What Character Arc Really Means

When asked to define character arc, most people think it has something to do with how the Main Character changes within a story. While in some respect this is correct, it is inaccurate to assume that this means every Main Character needs to undergo some major transformation. Understanding the difference between growth and change is essential to the proper implementation of character arc in a story.

Without a doubt, Main Characters need to grow. A story cannot develop organically if the principal characters within it do not grow and adapt to the shifting dramatic tides. When an act progresses from one area of exploration to the next, the Main Character needs to progress as well. That’s how stories work. Therefore, it is easy to see how growth, and in particular the Main Character’s growth, is inherent in the mechanisms that run story.

But when you talk about change and how the Main Character “has” to change, you’re making an assumption about the nature of that growth. Not all growth is transformative. Sometimes a person can grow by maintaining their position, shoring up their resolve against whatever is thrown at them. This is no less meaningful than the kind of growth where someone changes who they are or how they see the world.

You’ll find a video collection of Main Characters who do NOT fundamentally change over the course of the story attached to the end of this article.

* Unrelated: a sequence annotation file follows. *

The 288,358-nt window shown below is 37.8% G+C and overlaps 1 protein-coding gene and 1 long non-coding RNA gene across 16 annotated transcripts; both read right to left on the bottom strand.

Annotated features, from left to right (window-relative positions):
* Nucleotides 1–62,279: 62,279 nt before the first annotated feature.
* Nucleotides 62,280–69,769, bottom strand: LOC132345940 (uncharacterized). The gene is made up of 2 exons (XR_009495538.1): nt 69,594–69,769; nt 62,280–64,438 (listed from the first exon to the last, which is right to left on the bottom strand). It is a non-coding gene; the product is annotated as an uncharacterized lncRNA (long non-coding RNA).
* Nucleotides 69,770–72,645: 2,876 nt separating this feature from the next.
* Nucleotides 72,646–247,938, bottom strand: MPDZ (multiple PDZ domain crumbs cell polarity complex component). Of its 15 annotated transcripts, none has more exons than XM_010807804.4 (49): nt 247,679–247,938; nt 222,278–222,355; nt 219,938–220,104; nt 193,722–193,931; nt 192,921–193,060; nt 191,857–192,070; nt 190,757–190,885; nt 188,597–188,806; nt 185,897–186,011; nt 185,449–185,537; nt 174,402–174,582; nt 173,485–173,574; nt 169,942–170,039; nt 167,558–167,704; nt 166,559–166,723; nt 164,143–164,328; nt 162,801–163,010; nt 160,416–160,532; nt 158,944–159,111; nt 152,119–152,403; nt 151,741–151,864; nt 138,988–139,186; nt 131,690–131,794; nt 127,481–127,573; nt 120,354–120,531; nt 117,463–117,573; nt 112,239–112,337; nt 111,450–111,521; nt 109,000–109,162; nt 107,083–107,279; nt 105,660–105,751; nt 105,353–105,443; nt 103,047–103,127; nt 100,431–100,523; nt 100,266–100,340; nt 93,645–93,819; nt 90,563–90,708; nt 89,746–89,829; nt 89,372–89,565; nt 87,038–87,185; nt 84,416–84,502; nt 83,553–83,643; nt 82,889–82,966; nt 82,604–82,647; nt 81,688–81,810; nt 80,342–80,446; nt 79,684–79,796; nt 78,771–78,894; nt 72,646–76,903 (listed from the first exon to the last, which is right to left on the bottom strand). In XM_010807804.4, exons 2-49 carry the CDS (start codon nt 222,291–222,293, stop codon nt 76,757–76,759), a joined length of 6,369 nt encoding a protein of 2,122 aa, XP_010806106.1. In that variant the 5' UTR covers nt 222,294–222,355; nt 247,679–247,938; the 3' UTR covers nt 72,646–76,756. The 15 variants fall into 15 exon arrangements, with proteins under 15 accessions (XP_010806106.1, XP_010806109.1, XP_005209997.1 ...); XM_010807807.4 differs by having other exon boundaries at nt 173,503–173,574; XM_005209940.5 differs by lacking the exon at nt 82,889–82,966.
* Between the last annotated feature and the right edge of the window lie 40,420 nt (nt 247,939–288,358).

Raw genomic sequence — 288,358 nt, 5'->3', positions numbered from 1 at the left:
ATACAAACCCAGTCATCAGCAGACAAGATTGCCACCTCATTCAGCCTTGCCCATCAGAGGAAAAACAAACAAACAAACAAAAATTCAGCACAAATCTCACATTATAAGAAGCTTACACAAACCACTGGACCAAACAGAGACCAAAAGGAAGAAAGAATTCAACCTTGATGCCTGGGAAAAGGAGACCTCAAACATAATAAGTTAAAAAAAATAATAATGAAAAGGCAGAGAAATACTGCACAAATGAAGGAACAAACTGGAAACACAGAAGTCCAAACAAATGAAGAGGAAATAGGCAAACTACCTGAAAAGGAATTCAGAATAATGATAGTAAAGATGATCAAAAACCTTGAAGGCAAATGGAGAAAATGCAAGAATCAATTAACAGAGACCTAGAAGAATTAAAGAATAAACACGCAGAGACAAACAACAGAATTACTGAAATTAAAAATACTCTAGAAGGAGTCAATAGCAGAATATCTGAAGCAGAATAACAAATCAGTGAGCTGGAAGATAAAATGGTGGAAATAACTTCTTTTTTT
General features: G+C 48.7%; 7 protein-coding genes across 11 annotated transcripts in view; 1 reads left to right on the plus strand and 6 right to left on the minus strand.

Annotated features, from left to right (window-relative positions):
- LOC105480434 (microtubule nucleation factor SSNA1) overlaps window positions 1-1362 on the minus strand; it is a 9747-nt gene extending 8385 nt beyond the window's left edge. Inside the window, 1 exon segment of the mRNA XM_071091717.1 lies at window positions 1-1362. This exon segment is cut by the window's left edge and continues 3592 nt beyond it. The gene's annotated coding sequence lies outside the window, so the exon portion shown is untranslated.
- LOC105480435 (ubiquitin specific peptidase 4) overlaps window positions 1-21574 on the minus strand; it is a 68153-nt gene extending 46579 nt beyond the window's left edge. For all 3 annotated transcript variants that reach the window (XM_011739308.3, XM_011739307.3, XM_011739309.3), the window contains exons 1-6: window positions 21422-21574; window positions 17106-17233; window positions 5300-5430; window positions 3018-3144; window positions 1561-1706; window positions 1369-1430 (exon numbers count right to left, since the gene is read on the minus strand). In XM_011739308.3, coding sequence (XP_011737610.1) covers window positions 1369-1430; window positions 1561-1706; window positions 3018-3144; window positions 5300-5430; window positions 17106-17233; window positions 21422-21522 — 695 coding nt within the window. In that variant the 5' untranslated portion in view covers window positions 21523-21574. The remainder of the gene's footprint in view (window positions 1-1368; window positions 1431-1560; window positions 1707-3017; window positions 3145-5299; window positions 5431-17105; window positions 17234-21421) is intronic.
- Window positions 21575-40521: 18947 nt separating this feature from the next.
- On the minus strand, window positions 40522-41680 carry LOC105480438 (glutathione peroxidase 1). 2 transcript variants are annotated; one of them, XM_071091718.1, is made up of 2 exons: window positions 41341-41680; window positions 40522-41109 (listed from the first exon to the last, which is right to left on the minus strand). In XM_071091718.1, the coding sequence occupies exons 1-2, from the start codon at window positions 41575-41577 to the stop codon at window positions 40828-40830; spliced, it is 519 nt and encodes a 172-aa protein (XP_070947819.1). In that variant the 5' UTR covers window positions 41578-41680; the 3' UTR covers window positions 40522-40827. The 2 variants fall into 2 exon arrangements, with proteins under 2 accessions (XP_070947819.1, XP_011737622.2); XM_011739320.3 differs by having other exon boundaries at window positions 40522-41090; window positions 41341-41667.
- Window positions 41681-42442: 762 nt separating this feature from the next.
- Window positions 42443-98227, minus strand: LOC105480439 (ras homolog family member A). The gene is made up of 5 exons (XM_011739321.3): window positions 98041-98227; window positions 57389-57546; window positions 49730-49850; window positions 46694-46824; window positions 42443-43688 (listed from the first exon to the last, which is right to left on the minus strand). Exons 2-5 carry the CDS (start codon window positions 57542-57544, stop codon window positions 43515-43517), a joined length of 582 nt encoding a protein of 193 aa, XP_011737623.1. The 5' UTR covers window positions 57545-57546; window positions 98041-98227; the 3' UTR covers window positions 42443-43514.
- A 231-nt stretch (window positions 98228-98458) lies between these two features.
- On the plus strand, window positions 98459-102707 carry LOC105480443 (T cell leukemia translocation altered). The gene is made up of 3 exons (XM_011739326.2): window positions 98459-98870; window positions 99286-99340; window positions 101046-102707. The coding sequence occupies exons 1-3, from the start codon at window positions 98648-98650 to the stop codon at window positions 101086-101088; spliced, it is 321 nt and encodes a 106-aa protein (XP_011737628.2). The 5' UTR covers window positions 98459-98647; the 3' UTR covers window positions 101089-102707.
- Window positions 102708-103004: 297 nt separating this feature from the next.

When the Main Character reaches the crisis point or climax of a story they are faced with a very important question: are they on the right path or the wrong path? Some stories are about characters who realize they have been doing things wrong the whole time. These characters change and adopt a new way of seeing the world. Other stories are about characters who realize that the way they have been doing things is in fact the right way to approach their problems. These characters remain steadfast. In both cases, this realization that they arrive at is an extension of, or better yet, result of their growth.

Now whether or not their decision turns out to be a good thing or a bad thing is a completely different area of discussion. The takeaway here is that in assuming that every Main Character has to change, you are effectively ignoring or discounting fifty percent of the stories out there. And we’re not talking about weak stories or stories that have problems. Amadeus, The Silence of the Lambs, Chinatown, the list goes on and on. These are fantastic stories that are on the top of every Top 100 list. Non-transformative growth can be a powerful means of expressing an author’s point-of-view.

Again, understanding the difference between growth and change is the key. Not all growth requires a different mindset. As the video above clearly shows, there is great meaning to be found in stories where a character’s “arc” requires them to stand their ground.

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